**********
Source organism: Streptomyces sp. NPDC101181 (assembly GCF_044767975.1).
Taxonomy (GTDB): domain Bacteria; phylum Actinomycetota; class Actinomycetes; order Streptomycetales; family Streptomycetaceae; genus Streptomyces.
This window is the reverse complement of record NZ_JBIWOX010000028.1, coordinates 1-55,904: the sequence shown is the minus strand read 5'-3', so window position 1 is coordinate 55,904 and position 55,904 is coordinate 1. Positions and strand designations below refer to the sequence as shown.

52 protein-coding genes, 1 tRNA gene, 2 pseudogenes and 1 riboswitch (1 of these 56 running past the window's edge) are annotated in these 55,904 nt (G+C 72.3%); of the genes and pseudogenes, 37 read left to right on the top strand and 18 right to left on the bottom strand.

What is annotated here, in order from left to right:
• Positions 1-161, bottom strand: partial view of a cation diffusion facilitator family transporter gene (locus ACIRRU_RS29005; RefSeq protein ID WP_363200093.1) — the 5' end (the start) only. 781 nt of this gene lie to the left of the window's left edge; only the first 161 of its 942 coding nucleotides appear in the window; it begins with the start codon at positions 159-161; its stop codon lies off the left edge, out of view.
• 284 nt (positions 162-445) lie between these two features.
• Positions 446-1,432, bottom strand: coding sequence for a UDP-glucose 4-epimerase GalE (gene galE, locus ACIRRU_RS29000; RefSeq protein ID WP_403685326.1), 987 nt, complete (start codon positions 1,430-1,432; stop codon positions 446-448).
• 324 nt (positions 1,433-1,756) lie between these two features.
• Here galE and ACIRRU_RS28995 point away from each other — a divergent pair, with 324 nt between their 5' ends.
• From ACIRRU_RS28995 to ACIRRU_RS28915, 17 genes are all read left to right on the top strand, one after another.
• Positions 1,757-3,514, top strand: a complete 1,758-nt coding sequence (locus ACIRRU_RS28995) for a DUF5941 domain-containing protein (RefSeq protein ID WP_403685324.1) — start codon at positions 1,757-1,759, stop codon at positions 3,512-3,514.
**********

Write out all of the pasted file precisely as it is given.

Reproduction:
Source organism: Streptomyces sp. NPDC101181 (assembly GCF_044767975.1).
Taxonomy (GTDB): domain Bacteria; phylum Actinomycetota; class Actinomycetes; order Streptomycetales; family Streptomycetaceae; genus Streptomyces.
This window is the reverse complement of record NZ_JBIWOX010000028.1, coordinates 1-55,904: the sequence shown is the minus strand read 5'-3', so window position 1 is coordinate 55,904 and position 55,904 is coordinate 1. Positions and strand designations below refer to the sequence as shown.

52 protein-coding genes, 1 tRNA gene, 2 pseudogenes and 1 riboswitch (1 of these 56 running past the window's edge) are annotated in these 55,904 nt (G+C 72.3%); of the genes and pseudogenes, 37 read left to right on the top strand and 18 right to left on the bottom strand.

What is annotated here, in order from left to right:
• Positions 1-161, bottom strand: partial view of a cation diffusion facilitator family transporter gene (locus ACIRRU_RS29005; RefSeq protein ID WP_363200093.1) — the 5' end (the start) only. 781 nt of this gene lie to the left of the window's left edge; only the first 161 of its 942 coding nucleotides appear in the window; it begins with the start codon at positions 159-161; its stop codon lies off the left edge, out of view.
• 284 nt (positions 162-445) lie between these two features.
• Positions 446-1,432, bottom strand: coding sequence for a UDP-glucose 4-epimerase GalE (gene galE, locus ACIRRU_RS29000; RefSeq protein ID WP_403685326.1), 987 nt, complete (start codon positions 1,430-1,432; stop codon positions 446-448).
• 324 nt (positions 1,433-1,756) lie between these two features.
• Here galE and ACIRRU_RS28995 point away from each other — a divergent pair, with 324 nt between their 5' ends.
• From ACIRRU_RS28995 to ACIRRU_RS28915, 17 genes are all read left to right on the top strand, one after another.
• Positions 1,757-3,514, top strand: a complete 1,758-nt coding sequence (locus ACIRRU_RS28995) for a DUF5941 domain-containing protein (RefSeq protein ID WP_403685324.1) — start codon at positions 1,757-1,759, stop codon at positions 3,512-3,514.